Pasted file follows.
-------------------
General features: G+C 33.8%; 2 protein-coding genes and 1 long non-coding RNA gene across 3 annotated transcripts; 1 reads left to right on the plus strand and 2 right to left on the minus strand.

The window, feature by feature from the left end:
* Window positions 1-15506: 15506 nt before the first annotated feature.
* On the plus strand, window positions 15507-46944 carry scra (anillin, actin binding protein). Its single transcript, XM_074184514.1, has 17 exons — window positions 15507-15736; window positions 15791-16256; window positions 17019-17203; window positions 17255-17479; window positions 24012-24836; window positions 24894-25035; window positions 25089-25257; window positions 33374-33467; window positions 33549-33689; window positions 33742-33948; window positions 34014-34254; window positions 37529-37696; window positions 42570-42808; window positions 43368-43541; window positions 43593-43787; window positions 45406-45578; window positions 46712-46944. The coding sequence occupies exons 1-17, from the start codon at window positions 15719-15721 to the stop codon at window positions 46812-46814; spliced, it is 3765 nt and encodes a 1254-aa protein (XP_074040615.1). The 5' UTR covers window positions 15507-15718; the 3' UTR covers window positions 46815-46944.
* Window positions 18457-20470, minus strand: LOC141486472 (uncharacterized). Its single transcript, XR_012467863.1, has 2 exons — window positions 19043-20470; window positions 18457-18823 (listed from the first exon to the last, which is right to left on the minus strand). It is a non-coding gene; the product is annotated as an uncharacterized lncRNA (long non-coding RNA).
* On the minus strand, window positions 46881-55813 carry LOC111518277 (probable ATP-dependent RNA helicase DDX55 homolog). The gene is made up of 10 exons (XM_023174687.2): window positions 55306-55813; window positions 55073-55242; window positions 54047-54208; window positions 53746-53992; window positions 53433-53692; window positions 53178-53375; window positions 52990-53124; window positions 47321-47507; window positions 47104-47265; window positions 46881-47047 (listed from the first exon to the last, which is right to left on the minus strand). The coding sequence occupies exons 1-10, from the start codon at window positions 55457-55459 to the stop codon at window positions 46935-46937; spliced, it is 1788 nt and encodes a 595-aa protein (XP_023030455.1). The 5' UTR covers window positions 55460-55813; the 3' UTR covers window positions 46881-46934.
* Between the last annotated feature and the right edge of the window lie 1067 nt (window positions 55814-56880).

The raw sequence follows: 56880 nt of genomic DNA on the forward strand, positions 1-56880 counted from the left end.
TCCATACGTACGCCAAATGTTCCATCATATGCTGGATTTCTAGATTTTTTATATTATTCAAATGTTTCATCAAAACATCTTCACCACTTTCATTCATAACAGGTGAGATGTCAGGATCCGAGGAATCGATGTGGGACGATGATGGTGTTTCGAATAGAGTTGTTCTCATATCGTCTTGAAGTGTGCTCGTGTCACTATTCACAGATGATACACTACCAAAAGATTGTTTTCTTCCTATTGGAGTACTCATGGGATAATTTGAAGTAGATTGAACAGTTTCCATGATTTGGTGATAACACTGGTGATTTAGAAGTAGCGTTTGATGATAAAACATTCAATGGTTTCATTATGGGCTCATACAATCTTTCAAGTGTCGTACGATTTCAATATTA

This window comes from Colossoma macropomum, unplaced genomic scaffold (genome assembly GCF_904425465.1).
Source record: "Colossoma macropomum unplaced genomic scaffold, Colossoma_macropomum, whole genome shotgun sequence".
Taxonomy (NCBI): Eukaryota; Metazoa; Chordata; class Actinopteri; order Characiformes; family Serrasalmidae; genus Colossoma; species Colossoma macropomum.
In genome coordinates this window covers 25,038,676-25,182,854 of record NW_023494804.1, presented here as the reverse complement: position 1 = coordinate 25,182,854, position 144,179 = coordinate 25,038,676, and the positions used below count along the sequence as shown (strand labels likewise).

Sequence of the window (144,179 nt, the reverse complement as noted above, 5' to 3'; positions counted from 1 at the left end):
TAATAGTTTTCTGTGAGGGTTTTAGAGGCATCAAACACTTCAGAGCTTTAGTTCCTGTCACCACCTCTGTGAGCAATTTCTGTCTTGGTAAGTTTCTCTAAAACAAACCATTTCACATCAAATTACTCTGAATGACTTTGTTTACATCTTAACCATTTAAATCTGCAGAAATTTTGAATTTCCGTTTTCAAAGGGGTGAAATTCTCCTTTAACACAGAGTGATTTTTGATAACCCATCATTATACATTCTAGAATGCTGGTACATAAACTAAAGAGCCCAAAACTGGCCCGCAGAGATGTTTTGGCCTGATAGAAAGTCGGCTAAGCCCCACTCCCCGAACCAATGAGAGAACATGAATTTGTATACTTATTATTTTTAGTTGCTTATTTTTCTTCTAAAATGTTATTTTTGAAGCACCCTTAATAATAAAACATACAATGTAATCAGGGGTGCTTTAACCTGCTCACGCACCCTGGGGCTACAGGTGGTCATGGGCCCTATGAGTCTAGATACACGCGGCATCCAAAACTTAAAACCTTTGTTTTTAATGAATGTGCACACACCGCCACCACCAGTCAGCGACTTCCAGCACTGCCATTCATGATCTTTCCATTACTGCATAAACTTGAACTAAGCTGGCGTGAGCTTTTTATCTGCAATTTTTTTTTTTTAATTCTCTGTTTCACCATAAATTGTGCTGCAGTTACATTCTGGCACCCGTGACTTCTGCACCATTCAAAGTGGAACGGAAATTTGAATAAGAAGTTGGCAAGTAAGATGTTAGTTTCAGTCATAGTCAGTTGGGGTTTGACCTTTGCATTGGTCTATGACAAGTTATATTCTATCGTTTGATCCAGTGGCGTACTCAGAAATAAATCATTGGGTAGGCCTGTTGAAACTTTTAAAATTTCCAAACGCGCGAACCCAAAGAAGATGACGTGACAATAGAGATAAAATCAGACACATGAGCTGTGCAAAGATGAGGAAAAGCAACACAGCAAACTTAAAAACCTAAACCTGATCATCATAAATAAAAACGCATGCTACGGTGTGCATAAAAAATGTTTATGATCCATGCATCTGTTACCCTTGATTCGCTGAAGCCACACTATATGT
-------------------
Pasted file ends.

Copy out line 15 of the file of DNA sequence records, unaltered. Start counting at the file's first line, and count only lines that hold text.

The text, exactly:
TAATAGTTTTCTGTGAGGGTTTTAGAGGCATCAAACACTTCAGAGCTTTAGTTCCTGTCACCACCTCTGTGAGCAATTTCTGTCTTGGTAAGTTTCTCTAAAACAAACCATTTCACATCAAATTACTCTGAATGACTTTGTTTACATCTTAACCATTTAAATCTGCAGAAATTTTGAATTTCCGTTTTCAAAGGGGTGAAATTCTCCTTTAACACAGAGTGATTTTTGATAACCCATCATTATACATTCTAGAATGCTGGTACATAAACTAAAGAGCCCAAAACTGGCCCGCAGAGATGTTTTGGCCTGATAGAAAGTCGGCTAAGCCCCACTCCCCGAACCAATGAGAGAACATGAATTTGTATACTTATTATTTTTAGTTGCTTATTTTTCTTCTAAAATGTTATTTTTGAAGCACCCTTAATAATAAAACATACAATGTAATCAGGGGTGCTTTAACCTGCTCACGCACCCTGGGGCTACAGGTGGTCATGGGCCCTATGAGTCTAGATACACGCGGCATCCAAAACTTAAAACCTTTGTTTTTAATGAATGTGCACACACCGCCACCACCAGTCAGCGACTTCCAGCACTGCCATTCATGATCTTTCCATTACTGCATAAACTTGAACTAAGCTGGCGTGAGCTTTTTATCTGCAATTTTTTTTTTTTAATTCTCTGTTTCACCATAAATTGTGCTGCAGTTACATTCTGGCACCCGTGACTTCTGCACCATTCAAAGTGGAACGGAAATTTGAATAAGAAGTTGGCAAGTAAGATGTTAGTTTCAGTCATAGTCAGTTGGGGTTTGACCTTTGCATTGGTCTATGACAAGTTATATTCTATCGTTTGATCCAGTGGCGTACTCAGAAATAAATCATTGGGTAGGCCTGTTGAAACTTTTAAAATTTCCAAACGCGCGAACCCAAAGAAGATGACGTGACAATAGAGATAAAATCAGACACATGAGCTGTGCAAAGATGAGGAAAAGCAACACAGCAAACTTAAAAACCTAAACCTGATCATCATAAATAAAAACGCATGCTACGGTGTGCATAAAAAATGTTTATGATCCATGCATCTGTTACCCTTGATTCGCTGAAGCCACACTATATGT